A new study from the College of Social Work at the University of Kentucky showed Black survivors of intimate partner violence (IPV) receive significantly less workplace support than their White counterparts. The study was published in the Violence Against Women Journal.
“When we compared their responses, we found Black survivors received support that significantly impacted two workplace disruptions,” said co-author Kathryn Showalter, PhD, of the University of Kentucky College of Social Work. “White survivors, however, received support that significantly impacted six workplace disruptions.”
To determine if a disparity existed between the workplace support received by White and Black IPV survivors, researchers analyzed anonymous survey data of IPV survivors who identified as women, were 18 years of age or older, had been employed at some point during their experience of IPV, and had not experienced cyberstalking at the time of the survey.
The study found that while both White and Black survivors experienced workplace disruptions that were harmful to their career advancement, only White survivors were offered significantly impactful help.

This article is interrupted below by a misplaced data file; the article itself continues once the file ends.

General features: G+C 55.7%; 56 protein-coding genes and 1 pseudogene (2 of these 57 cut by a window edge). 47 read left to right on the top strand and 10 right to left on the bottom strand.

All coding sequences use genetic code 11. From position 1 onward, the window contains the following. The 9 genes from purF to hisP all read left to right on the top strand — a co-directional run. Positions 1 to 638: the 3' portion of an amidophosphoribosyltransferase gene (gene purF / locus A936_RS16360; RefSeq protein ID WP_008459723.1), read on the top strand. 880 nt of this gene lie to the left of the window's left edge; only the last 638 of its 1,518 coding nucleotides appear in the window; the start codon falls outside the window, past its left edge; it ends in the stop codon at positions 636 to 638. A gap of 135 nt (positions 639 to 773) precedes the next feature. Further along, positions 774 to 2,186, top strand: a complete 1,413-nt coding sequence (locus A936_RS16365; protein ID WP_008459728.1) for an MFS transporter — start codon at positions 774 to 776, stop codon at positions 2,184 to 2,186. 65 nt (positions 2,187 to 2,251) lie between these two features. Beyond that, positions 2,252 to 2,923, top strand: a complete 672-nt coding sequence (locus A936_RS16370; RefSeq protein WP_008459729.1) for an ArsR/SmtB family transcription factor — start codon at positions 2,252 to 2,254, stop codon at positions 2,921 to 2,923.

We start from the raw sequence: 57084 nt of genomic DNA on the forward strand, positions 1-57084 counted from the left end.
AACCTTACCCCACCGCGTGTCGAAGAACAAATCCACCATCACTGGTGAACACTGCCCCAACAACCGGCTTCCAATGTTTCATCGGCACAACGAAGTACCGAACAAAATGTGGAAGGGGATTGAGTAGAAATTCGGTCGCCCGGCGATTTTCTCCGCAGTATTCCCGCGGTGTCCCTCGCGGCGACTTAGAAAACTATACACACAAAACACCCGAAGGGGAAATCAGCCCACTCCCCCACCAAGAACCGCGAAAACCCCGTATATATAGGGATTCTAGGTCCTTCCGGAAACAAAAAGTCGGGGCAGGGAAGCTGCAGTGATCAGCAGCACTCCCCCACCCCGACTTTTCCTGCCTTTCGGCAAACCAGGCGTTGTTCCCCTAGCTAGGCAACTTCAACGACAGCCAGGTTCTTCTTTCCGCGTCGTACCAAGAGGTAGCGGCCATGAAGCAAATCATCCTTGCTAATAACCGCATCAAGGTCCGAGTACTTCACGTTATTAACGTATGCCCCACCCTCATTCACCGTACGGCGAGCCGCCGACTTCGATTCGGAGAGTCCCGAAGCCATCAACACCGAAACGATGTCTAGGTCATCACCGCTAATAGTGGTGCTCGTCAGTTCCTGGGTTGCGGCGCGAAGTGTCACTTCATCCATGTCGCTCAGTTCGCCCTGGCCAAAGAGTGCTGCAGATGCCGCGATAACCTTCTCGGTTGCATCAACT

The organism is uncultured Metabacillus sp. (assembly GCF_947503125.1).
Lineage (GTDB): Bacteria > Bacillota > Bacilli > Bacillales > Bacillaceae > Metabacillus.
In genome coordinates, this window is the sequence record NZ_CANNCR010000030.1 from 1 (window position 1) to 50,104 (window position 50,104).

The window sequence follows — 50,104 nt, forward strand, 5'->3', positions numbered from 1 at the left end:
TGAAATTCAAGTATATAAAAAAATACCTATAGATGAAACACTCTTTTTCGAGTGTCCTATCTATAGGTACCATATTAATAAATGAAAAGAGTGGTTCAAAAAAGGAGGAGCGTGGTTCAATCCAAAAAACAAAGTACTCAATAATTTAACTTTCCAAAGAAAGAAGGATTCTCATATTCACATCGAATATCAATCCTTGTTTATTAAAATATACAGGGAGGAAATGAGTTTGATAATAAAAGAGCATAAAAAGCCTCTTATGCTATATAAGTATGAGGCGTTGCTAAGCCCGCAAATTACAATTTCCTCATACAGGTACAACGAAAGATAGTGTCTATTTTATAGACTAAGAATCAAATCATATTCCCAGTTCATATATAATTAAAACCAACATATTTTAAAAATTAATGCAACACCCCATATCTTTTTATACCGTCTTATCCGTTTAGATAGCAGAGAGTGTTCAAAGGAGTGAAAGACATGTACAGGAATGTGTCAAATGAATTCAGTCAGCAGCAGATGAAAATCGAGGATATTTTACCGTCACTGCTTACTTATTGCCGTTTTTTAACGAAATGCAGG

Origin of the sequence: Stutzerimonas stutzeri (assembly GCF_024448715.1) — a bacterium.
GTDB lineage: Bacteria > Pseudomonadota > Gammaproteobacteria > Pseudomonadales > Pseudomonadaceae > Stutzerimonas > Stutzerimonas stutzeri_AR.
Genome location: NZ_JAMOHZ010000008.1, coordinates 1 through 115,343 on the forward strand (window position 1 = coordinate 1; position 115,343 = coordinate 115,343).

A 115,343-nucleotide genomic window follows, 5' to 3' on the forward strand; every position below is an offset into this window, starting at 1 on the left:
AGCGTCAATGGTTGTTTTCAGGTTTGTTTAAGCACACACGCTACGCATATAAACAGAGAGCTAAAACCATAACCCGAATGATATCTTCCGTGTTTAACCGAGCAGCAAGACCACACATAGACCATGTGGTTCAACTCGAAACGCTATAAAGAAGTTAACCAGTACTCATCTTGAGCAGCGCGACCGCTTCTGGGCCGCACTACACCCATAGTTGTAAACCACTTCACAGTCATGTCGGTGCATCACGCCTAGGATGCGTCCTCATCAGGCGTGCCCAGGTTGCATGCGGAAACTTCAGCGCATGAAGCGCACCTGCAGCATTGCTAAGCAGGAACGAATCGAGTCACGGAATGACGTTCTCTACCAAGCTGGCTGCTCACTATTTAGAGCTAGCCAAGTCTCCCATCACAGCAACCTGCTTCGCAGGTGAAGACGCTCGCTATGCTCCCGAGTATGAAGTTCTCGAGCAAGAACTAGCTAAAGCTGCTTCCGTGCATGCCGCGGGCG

- Black participants were less likely to be approached by a coworker and asked if they were okay.
- None of the Black participants who had missed weeks of work were extended a help-seeking phone call by a coworker.
- Black participants’ coworkers were less likely to show concern for their wellbeing during or after abuser-initiated workplace disruptions.
“By simply checking in with coworkers showing signs of intimate partner violence victimization, numerous abusive tactics can be impacted and possibly stopped,” Dr. Showalter said. “Where coworkers are falling short is in extending the same genuine concern to Black women in our workplaces.”
Other authors on the study include Theresia Pachner, PhD, of the College of Social Work, University of Kentucky, Lexington, Kentucky and Paige Maffett, law student, University of Illinois, Champaign-Urbana, Illinois.